I sent my manuscript to several publishing companies, but the more research I put into it, the more it seemed like too much of a hassle to continue down that path. Writers have to have agents present their work to the larger publishing companies, so I'd have to hire an agent. My book may never have been published, but I'd' still have to pay the agents fee and it was a pricey venture for uncertainty. So I researched independent publishing and its a better fit for me. I have control of my content, my cover and things of that nature, but I'm also the only promoter of my work.
10. How have you marketed your first book?
I've published all of my books on amazon.com and they have a pretty sweet promotion program. I've also created ads on Facebook and keep a blog.
11. How was the initial feedback from readers?
I've gotten tons of feedback on my work and have only really had one negative review for one book. My most glowing reviews were written by people I don't even know. That makes my day because I know the review is an honest opinion.
12. How have sales been on your first book? Did they go as expected? What helps you the most to sell books?
My first book did marginally well, but I can't seem to hit the same volume with the others. It's kind of disappointing, but I keep plugging along.
13. Talk about print vs ebook. Do you get more sales with one than the other?
I have print solely to accommodate anyone who prefers holding a book in their hands, but it is not my favorite. The books can be super pricey and I don't make much off their sales. It's more economical for the reader with more from the sales for me if a reader chooses the e-book.
14. Did you set the prices of your print and ebooks? How do you decide how to price them?
I do set the prices for the print and e-copy of the books. I want to create interest in my book and most readers aren't looking to spend a ton of money on an e-book so I generally try to keep it between three and four dollars. I get a larger chunk of the proceeds if I charge more, but if no one buys it because its too pricey then I get a larger chunk of nothing. I have to set the printed books at a price that will cover the cost of printing and that gets ridiculous. The printing company gets about 70% of the sale so I generally try to promote the e-book.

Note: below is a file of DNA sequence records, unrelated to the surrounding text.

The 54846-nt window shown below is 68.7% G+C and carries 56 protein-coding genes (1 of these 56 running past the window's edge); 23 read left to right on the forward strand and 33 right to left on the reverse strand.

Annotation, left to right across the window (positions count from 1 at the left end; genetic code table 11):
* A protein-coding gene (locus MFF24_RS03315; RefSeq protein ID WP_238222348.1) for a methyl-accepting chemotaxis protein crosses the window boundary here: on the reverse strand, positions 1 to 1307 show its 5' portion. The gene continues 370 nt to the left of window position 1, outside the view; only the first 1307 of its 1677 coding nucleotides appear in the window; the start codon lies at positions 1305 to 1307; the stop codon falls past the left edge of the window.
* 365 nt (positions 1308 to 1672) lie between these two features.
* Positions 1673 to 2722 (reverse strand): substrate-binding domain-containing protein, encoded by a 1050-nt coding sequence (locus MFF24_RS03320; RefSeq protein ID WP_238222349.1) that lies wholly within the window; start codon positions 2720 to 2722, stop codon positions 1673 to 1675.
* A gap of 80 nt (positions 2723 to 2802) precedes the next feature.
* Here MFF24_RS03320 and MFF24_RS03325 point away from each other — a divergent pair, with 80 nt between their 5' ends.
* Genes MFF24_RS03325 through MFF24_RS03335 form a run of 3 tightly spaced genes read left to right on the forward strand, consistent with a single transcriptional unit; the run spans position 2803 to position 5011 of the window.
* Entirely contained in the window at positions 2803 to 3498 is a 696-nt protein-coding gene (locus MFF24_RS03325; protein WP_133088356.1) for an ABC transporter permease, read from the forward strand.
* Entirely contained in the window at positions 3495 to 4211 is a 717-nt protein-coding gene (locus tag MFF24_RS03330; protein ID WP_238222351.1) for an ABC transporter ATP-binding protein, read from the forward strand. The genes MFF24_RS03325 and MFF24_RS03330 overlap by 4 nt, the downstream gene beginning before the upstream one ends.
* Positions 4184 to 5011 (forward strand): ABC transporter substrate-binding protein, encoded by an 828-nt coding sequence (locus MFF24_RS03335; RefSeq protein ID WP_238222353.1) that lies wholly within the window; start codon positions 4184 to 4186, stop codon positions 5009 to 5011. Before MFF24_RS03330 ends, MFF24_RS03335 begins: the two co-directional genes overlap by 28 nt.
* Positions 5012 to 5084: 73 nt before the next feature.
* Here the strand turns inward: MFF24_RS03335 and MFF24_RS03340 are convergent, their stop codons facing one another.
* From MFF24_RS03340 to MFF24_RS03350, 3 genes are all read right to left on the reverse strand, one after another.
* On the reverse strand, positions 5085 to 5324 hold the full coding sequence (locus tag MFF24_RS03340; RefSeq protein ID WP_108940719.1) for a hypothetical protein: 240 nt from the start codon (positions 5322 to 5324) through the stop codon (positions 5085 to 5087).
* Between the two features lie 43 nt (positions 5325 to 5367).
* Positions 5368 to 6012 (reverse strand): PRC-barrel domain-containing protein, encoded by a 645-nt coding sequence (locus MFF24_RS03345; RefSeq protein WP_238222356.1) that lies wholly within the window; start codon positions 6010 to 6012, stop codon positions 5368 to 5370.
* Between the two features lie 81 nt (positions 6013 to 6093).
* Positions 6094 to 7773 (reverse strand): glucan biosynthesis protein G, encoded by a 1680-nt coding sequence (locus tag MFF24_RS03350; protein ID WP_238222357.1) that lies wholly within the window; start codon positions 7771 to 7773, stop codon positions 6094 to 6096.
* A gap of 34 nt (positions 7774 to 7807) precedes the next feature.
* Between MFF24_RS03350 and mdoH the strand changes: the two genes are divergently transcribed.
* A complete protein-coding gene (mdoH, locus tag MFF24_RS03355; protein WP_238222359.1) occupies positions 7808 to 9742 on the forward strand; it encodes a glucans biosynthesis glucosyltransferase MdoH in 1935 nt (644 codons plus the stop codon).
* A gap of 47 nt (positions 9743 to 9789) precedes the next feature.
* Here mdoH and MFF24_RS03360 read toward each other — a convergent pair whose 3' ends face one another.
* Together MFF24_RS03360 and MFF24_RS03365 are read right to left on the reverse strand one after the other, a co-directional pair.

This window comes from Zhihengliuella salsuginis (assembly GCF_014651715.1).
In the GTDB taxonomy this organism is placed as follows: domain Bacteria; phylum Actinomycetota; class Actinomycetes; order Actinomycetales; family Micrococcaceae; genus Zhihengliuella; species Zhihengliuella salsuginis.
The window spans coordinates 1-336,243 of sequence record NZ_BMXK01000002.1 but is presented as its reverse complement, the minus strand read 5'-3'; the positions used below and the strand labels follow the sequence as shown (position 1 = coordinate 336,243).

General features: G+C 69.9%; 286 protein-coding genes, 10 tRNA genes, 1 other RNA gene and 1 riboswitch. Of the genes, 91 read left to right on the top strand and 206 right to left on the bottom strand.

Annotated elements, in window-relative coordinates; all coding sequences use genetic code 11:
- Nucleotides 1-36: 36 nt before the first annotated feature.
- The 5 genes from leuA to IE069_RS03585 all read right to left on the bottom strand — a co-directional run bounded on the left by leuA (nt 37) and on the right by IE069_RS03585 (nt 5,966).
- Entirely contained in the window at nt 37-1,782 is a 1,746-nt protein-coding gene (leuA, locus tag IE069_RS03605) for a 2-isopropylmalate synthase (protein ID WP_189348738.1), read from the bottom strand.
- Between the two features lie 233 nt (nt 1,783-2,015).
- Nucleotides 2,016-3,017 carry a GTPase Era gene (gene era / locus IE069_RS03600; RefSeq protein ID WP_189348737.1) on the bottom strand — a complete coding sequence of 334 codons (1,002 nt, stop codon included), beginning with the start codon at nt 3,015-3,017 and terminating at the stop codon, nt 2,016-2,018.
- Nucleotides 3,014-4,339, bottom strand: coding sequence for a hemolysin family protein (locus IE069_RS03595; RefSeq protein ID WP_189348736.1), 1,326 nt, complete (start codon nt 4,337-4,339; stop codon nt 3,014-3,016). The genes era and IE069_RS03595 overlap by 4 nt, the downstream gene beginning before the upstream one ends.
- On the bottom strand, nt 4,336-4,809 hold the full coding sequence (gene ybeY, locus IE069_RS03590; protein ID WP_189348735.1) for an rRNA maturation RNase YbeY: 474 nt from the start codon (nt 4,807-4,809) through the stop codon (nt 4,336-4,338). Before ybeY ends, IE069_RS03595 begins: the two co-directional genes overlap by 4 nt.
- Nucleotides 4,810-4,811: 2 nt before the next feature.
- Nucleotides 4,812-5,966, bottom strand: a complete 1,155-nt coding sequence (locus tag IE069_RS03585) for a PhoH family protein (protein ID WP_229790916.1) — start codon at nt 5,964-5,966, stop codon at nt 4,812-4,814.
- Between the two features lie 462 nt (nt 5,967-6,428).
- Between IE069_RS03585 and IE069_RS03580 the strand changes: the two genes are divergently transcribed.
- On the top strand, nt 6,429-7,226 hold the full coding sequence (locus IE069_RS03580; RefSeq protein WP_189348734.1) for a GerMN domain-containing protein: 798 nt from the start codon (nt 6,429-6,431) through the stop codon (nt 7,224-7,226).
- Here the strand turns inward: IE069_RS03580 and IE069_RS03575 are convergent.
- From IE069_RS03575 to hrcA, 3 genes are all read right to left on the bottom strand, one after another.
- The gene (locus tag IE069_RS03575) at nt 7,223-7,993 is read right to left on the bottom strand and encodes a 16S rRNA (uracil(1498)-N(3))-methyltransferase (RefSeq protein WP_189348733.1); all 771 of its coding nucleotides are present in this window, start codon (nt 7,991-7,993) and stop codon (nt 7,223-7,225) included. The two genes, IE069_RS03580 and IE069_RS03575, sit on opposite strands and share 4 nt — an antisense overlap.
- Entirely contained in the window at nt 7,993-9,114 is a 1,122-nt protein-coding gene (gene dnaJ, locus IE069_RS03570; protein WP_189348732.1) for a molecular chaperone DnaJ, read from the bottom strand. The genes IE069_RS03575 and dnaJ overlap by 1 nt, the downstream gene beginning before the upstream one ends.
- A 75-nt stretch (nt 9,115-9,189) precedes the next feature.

15. What made you decide to write more books? How were those experiences (writing/editing) compared with your first book? Did you do anything differently?
I decided to continue writing because more and more ideas crowded into my head. They were constantly there and would insert themselves into my day. I want to see the characters on paper that I see in my head. I want to know what happens in their stories so I have to write them. I feel like the thoughts flow more freely than they did in the first book. I feel like my writing has improved though I'm still a simplistic wordsmith, but I enjoy the process.
16. Anything different in the publishing process for your other books?
Publishing the other works was easier only because I knew what to do, how to format the work and create the cover art. Though I still forget how to put some things together. I really should write it down so I don't have to relearn it.
17. When did you consider yourself a "writer"?
I don't know that I consider myself a "writer" yet. I feel like a "writer" is someone who can make a living with their work, but the other day someone said my name and then added, "the author?" That made me feel pretty good.
18. When do you write? What motivates you to write?
I try to make time to write in the afternoons, but once I get in "the zone" I pretty much abandon everything else until its done. My family dreads "the zone", but they also love my work.
19. What do aspiring authors ask you?
I haven't really had anyone ask my thoughts on the writing and publishing process.
20. What advice can you offer for aspiring authors about writing, editing, publishing, and marketing?
There isn't one right way to be an author. If you want to be published with a big company, go for it! But don't be afraid to do it on your own. Choose your own adventure!